USS Wyoming (BB 32)
USS Wyoming, lead ship of a class of two 26,000-ton battleships, was built at Philadelphia, Pennsylvania. Commissioned in September 1912, she operated along the U.S. Atlantic seaboard and in the Caribbean during her first year of service and made a brief deployment to the Mediterranean Sea in October-November 1913. The following year, Wyoming took part in the later stages of the Vera Cruz intervention. Her western Atlantic and Caribbean activities continued from then until well after the United States entered the First World War in April 1917. Late in that year, she crossed the Atlantic to join the Grand Fleet in the North Sea, where she was employed with the Sixth Battle Squadron until a month after the November 1918 Armstice ended the fighting.
During the first decade of the post-war era, Wyoming took part in the regular operations of the U.S. Navy's battleship fleet. She was in the Atlantic area until mid-1919, then went to the Pacific, where she remained for two years. In July 1920, she received the designation BB-32 and in early 1921 cruised south to visit Chile. She returned to the Atlantic in August 1921, but periodically transited the Panama Canal for Pacicific ocean exercises. Wyoming steamed to Europe on a midshipmen cruise in the summer of 1924. In 1927, she was modernized, exchanging her coal-fired boilers for new oil-burning types, losing her after "basket" mast and receiving improvements to protection, armament and machinery.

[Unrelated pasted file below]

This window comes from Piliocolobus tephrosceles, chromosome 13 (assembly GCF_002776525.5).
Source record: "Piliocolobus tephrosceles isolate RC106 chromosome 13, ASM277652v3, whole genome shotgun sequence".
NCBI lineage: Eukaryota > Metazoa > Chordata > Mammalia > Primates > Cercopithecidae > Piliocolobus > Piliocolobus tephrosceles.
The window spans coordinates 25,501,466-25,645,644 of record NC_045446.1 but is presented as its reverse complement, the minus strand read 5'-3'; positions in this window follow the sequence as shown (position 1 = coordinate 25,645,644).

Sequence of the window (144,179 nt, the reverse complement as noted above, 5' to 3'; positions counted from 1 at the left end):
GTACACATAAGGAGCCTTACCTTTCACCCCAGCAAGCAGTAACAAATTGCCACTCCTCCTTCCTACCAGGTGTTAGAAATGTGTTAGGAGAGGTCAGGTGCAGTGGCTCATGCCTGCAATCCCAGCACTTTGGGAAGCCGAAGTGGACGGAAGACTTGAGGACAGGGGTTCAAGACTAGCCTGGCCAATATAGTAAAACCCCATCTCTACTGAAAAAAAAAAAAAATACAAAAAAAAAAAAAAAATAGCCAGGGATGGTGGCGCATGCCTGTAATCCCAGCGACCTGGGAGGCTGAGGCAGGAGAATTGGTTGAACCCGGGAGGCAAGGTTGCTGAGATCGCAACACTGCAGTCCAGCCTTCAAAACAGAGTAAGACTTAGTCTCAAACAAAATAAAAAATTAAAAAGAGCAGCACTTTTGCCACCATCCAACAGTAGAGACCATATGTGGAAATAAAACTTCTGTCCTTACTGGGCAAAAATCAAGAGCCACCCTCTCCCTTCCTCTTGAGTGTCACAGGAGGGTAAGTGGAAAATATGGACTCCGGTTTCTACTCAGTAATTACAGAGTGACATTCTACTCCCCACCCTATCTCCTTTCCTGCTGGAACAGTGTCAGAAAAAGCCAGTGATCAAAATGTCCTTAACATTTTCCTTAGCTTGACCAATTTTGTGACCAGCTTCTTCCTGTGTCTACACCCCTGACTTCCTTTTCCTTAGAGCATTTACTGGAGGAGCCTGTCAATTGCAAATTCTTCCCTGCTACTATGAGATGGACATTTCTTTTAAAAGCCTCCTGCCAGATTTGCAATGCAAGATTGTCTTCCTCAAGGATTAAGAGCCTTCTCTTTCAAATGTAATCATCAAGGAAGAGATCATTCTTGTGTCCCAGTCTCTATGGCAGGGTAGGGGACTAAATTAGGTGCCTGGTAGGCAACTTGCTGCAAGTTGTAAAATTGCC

Under the terms of the 1930 London Treaty, Wyoming was "demilitarized" in early 1931, becoming a training ship, with the new hull number AG-17. With half of her twelve-inch guns removed, she served in that function for the rest of the decade, and beyond, making midshipmen cruises across the Atlantic on several occasions. She also took part in a number of amphibious landing exercises, providing experience that would be vital to the Navy and Marine Corps during the 1940s.
In November 1941, with formal U.S. participation in the Second World War clearly in the offing, Wyoming took on the mission of training thousands of sailors in the art and science of gunnery. Throughout the war, she operated in the Chesapeake Bay area, reportedly firing off more ammunition than any other U.S. Navy ship. Wyoming's remaining big guns were replaced with more five-inch and smaller weapons in early 1944, reflecting an increasing emphasis on anti-aircraft requirements. In July 1945 she became an experimental gunnery ship with what soon became the Operational Development Force, serving in that capacity until August 1947, when she decommissioned and handed the function over to USS Mississippi (AG-128). USS Wyoming was sold for scrapping in October 1947.